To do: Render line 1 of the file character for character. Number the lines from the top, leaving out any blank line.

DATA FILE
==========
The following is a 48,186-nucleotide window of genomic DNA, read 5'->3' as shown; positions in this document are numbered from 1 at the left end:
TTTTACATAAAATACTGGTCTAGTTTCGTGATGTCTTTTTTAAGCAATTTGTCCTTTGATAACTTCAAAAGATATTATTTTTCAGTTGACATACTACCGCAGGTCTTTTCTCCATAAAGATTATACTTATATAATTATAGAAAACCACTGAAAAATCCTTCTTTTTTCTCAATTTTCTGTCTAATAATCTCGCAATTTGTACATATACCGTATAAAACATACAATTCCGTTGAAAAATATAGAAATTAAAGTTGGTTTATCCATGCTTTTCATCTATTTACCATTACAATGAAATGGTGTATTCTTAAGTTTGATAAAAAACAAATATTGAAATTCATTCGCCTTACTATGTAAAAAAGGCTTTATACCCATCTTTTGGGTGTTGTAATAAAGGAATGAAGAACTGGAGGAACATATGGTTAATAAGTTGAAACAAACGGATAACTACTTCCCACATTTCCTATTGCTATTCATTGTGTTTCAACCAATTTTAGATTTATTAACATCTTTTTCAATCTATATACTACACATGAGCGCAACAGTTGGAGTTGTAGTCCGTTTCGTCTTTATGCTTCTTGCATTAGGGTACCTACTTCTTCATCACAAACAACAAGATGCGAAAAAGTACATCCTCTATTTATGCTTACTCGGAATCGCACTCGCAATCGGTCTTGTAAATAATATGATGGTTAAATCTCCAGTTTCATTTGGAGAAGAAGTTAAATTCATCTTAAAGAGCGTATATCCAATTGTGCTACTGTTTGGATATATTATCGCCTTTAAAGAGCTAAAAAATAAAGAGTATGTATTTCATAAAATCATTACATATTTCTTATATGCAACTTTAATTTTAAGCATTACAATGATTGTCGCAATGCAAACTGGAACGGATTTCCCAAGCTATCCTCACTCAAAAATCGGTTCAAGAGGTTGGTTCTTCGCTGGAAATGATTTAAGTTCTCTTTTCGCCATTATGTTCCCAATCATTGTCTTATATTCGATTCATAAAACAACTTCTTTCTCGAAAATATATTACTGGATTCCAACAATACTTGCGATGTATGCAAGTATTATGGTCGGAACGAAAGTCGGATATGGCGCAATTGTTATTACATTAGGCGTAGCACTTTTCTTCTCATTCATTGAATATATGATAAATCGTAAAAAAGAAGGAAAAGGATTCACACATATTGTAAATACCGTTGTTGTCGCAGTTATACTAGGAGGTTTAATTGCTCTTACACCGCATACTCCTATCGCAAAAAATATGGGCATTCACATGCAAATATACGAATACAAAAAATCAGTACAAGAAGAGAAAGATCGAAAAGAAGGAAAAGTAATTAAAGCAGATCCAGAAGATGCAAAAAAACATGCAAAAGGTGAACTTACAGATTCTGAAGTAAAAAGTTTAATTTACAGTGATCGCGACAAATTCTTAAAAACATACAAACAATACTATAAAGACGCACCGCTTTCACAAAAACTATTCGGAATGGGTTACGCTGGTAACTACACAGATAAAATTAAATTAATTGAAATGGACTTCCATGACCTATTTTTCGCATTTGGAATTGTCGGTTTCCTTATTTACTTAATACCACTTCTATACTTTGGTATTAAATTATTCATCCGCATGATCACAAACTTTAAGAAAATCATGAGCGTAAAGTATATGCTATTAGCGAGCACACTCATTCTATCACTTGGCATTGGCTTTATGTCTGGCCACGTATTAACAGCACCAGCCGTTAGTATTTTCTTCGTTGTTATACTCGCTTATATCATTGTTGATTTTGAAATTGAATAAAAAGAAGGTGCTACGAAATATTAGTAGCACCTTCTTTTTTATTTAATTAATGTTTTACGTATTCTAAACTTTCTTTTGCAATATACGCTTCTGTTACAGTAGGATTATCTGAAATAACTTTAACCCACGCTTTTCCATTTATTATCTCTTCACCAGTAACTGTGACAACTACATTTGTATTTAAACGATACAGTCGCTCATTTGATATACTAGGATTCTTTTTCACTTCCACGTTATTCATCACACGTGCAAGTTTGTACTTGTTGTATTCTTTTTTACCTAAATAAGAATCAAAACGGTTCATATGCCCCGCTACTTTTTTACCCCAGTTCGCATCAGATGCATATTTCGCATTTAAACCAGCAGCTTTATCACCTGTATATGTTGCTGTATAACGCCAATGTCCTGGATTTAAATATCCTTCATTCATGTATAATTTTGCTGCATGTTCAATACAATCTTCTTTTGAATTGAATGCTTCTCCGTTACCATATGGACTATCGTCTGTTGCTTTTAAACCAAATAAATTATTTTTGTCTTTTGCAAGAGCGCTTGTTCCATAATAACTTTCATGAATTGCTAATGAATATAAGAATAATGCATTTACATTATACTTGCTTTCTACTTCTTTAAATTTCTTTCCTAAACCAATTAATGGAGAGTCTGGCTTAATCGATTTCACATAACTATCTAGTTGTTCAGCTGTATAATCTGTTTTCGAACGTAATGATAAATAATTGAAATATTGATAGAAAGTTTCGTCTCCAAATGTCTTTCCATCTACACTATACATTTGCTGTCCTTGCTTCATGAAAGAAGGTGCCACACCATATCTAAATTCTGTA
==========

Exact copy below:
The following is a 48,186-nucleotide window of genomic DNA, read 5'->3' as shown; positions in this document are numbered from 1 at the left end: